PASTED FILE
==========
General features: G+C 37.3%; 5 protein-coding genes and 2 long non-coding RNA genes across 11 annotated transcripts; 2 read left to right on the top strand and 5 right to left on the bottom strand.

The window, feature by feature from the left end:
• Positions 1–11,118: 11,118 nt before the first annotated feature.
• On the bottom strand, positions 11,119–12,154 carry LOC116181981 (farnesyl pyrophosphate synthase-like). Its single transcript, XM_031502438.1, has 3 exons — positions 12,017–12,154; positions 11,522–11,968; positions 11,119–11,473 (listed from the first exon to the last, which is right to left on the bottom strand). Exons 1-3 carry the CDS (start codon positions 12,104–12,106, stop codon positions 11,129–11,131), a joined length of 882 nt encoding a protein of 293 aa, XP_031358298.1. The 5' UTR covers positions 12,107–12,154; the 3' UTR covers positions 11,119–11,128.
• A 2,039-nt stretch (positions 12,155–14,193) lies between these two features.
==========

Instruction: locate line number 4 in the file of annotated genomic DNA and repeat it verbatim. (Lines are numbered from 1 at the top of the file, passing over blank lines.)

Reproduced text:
• On the bottom strand, positions 11,119–12,154 carry LOC116181981 (farnesyl pyrophosphate synthase-like). Its single transcript, XM_031502438.1, has 3 exons — positions 12,017–12,154; positions 11,522–11,968; positions 11,119–11,473 (listed from the first exon to the last, which is right to left on the bottom strand). Exons 1-3 carry the CDS (start codon positions 12,104–12,106, stop codon positions 11,129–11,131), a joined length of 882 nt encoding a protein of 293 aa, XP_031358298.1. The 5' UTR covers positions 12,107–12,154; the 3' UTR covers positions 11,119–11,128.